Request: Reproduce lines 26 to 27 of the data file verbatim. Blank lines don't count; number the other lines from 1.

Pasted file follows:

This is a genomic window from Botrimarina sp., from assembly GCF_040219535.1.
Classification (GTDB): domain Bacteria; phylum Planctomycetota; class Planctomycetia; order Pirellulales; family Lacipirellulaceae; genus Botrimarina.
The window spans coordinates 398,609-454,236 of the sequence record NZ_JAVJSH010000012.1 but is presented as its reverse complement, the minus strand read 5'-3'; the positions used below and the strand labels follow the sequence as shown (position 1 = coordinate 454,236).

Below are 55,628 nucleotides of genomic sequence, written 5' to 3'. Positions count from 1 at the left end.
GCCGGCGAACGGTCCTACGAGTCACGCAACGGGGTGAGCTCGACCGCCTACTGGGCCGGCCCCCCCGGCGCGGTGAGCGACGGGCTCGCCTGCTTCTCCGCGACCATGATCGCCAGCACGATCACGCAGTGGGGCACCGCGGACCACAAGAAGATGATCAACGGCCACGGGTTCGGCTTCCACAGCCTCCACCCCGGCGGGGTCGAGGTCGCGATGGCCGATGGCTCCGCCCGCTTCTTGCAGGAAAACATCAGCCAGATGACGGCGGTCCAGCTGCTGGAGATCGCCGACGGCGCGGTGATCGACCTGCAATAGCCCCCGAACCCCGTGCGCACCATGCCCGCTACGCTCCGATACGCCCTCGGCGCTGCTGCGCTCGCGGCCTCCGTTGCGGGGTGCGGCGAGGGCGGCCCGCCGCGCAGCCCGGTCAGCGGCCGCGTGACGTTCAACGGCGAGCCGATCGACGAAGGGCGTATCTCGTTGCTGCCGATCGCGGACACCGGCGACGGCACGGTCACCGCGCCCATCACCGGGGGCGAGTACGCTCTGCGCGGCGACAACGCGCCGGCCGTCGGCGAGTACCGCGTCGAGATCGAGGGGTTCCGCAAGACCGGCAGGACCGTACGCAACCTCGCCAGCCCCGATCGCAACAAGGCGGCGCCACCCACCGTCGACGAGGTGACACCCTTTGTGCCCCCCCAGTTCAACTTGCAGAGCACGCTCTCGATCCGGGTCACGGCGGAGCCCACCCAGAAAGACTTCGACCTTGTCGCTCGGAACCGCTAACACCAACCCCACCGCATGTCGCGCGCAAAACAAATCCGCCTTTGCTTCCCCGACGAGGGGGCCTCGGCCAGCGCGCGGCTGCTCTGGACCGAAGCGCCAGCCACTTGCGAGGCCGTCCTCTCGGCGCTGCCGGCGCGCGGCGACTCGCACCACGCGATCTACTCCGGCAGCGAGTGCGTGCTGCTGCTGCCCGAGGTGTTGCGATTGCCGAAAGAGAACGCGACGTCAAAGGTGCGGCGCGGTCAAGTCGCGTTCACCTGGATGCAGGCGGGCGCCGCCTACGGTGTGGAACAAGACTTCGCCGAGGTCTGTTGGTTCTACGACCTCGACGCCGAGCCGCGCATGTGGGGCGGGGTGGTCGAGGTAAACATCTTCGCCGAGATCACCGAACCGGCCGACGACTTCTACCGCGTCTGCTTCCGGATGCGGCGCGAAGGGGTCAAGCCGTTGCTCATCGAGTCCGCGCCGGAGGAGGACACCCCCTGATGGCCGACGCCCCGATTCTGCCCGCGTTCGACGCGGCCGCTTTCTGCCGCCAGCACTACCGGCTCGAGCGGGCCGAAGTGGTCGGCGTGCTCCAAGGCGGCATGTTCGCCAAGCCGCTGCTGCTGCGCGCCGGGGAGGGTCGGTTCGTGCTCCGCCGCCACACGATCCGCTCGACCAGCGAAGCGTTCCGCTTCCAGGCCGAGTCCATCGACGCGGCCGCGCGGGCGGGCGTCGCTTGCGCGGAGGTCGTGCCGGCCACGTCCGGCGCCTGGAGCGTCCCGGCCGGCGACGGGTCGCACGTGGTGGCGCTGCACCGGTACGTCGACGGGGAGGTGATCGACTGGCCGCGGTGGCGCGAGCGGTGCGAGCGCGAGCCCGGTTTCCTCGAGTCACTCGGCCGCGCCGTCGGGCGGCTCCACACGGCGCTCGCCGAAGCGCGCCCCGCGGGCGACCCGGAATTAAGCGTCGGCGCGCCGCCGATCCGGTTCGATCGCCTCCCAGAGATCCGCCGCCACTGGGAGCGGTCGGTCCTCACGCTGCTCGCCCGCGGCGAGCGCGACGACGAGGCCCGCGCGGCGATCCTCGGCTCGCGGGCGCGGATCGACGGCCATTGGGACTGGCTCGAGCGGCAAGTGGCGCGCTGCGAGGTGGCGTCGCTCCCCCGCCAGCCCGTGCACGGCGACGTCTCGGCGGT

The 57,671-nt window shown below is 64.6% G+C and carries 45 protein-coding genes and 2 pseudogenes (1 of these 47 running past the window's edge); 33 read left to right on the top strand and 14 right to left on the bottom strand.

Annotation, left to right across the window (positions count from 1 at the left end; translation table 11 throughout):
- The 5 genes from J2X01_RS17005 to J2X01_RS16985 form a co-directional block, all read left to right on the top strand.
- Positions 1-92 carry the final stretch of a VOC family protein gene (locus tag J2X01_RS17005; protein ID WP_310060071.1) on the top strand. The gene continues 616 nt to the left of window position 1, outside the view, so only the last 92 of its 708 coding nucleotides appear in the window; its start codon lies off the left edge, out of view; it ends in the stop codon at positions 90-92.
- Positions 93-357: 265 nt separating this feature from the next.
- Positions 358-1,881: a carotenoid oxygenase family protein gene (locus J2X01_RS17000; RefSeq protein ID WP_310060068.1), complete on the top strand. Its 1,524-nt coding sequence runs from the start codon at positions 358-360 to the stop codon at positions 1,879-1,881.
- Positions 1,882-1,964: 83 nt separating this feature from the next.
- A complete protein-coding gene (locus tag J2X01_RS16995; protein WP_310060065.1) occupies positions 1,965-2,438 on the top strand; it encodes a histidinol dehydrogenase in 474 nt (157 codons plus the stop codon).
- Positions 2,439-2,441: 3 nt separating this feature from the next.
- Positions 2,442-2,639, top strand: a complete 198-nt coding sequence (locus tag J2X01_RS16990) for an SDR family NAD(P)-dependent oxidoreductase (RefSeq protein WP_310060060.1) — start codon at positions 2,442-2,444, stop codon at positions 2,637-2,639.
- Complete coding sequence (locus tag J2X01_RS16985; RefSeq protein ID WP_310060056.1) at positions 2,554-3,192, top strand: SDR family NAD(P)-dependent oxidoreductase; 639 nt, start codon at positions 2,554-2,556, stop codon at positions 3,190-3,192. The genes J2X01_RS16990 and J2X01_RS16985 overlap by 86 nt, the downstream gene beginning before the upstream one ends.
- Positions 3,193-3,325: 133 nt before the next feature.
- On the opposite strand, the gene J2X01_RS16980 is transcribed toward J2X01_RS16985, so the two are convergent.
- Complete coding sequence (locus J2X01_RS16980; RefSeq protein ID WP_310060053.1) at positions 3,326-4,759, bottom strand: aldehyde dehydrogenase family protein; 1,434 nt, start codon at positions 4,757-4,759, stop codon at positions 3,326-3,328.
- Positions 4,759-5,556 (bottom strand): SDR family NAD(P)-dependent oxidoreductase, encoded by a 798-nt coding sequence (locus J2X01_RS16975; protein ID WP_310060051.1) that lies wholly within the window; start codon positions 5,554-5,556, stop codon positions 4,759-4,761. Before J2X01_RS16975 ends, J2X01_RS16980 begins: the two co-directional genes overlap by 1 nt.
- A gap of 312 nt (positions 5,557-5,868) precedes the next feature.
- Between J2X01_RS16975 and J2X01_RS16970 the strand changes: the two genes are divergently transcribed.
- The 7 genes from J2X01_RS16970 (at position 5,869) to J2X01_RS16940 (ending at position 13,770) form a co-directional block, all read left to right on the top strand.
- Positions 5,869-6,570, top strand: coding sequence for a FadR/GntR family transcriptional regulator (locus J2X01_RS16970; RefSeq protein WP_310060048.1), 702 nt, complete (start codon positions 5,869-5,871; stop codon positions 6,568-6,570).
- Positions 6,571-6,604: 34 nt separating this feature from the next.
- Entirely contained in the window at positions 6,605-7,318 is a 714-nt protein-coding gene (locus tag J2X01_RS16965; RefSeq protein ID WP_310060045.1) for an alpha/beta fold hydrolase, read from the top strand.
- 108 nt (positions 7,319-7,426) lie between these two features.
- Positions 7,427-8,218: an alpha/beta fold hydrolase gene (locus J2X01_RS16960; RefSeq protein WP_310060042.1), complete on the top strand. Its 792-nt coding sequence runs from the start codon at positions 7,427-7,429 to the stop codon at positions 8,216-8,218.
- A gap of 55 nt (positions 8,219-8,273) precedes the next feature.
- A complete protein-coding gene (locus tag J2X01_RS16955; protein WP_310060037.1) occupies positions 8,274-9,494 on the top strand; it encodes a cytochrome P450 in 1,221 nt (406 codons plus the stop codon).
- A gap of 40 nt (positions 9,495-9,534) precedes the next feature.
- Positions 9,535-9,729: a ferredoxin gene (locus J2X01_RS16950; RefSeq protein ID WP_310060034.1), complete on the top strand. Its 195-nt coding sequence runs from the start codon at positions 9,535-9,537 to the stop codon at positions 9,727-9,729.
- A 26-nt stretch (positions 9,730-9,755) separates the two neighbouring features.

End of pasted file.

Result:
- Entirely contained in the window at positions 6,605-7,318 is a 714-nt protein-coding gene (locus tag J2X01_RS16965; RefSeq protein ID WP_310060045.1) for an alpha/beta fold hydrolase, read from the top strand.
- 108 nt (positions 7,319-7,426) lie between these two features.